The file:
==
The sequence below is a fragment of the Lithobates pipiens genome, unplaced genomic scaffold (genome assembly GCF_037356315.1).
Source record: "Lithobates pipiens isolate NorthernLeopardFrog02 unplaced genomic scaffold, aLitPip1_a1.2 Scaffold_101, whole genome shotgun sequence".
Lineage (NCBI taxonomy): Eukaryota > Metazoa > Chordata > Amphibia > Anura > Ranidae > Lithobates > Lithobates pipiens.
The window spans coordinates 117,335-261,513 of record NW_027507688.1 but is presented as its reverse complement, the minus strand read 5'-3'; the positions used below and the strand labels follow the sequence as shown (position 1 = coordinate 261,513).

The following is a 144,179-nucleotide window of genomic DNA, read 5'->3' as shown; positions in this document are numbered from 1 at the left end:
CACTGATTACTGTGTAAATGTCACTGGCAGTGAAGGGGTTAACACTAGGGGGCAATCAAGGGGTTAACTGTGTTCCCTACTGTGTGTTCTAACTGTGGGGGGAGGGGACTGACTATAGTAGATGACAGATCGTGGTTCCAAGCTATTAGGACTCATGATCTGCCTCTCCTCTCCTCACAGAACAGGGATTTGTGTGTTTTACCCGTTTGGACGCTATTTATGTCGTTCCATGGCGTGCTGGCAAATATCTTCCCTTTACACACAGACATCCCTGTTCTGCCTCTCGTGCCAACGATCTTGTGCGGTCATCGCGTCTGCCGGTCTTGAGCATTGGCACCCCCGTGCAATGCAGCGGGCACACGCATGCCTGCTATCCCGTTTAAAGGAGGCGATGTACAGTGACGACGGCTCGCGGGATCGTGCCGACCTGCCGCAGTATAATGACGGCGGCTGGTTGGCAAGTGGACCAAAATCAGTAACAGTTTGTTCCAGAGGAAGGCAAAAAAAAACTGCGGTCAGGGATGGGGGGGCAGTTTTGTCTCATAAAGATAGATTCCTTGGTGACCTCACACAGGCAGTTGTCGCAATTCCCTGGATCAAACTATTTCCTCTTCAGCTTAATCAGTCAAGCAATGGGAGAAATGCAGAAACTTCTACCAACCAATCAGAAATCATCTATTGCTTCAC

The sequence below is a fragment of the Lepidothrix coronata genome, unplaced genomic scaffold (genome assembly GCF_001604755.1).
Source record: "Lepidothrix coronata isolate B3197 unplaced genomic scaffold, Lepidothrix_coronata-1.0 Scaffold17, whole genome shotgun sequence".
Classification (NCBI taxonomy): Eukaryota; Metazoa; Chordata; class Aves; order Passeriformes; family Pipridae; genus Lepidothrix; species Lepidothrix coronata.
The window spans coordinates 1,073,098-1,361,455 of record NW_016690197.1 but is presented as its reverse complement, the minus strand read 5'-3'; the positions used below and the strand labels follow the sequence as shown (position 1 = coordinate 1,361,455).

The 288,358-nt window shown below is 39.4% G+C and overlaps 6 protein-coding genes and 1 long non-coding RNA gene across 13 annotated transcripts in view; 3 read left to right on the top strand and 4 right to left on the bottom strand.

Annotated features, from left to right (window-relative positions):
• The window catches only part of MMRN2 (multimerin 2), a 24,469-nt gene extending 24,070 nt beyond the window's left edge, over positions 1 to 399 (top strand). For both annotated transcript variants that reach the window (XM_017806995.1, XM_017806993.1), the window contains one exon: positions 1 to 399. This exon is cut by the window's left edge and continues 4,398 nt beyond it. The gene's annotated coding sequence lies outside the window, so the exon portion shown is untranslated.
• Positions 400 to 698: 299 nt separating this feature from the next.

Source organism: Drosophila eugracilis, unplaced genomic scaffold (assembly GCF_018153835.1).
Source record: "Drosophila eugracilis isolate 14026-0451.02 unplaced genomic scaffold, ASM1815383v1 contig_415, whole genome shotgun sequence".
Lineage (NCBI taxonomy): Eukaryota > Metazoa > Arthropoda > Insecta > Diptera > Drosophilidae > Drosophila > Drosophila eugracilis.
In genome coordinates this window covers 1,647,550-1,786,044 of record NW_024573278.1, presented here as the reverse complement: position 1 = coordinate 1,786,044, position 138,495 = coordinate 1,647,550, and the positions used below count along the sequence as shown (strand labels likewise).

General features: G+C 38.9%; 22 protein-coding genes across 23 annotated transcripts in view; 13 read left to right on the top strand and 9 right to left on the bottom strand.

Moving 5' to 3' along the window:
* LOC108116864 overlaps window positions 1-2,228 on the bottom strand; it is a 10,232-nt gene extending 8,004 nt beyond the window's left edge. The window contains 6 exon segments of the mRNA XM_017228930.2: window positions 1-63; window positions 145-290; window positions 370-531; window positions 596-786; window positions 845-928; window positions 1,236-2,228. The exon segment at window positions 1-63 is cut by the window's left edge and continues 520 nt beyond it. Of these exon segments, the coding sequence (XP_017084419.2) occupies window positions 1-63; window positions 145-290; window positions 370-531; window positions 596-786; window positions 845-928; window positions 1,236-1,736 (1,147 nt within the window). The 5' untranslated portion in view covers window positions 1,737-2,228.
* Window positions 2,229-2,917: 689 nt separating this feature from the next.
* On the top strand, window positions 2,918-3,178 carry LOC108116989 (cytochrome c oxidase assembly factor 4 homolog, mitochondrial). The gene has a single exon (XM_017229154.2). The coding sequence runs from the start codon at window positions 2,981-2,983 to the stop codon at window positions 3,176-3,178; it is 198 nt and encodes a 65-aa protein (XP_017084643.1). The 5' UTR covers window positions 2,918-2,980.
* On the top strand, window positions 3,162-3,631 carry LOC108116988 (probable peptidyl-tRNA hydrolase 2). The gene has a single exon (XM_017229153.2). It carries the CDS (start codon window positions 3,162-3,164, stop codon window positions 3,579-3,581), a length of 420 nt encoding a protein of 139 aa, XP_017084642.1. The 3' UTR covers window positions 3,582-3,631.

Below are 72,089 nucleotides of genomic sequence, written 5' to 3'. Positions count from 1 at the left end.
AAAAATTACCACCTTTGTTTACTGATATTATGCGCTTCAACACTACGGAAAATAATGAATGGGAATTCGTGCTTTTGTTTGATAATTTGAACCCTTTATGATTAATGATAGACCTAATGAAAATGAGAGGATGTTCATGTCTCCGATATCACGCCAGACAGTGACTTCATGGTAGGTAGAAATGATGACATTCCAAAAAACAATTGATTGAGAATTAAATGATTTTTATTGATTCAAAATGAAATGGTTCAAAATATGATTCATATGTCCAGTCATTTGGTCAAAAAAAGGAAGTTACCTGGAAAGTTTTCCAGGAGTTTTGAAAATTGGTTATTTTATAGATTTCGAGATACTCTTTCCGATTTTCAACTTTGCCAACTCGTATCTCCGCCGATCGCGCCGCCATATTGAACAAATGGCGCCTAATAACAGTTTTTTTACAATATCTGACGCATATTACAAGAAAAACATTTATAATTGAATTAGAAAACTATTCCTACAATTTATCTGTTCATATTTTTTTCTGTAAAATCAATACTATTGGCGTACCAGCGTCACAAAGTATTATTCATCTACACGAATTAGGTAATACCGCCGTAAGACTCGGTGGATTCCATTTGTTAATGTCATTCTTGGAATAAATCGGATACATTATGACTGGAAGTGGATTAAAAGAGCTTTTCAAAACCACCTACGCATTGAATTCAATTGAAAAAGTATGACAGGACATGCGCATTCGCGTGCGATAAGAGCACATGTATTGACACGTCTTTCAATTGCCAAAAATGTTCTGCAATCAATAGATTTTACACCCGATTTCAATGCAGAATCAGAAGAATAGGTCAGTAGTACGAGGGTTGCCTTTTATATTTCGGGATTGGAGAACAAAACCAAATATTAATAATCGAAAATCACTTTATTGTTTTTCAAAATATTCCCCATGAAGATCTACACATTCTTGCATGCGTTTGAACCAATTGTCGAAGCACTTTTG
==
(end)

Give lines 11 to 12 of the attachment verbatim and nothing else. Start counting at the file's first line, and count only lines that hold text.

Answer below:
The 288,358-nt window shown below is 39.4% G+C and overlaps 6 protein-coding genes and 1 long non-coding RNA gene across 13 annotated transcripts in view; 3 read left to right on the top strand and 4 right to left on the bottom strand.

Annotated features, from left to right (window-relative positions):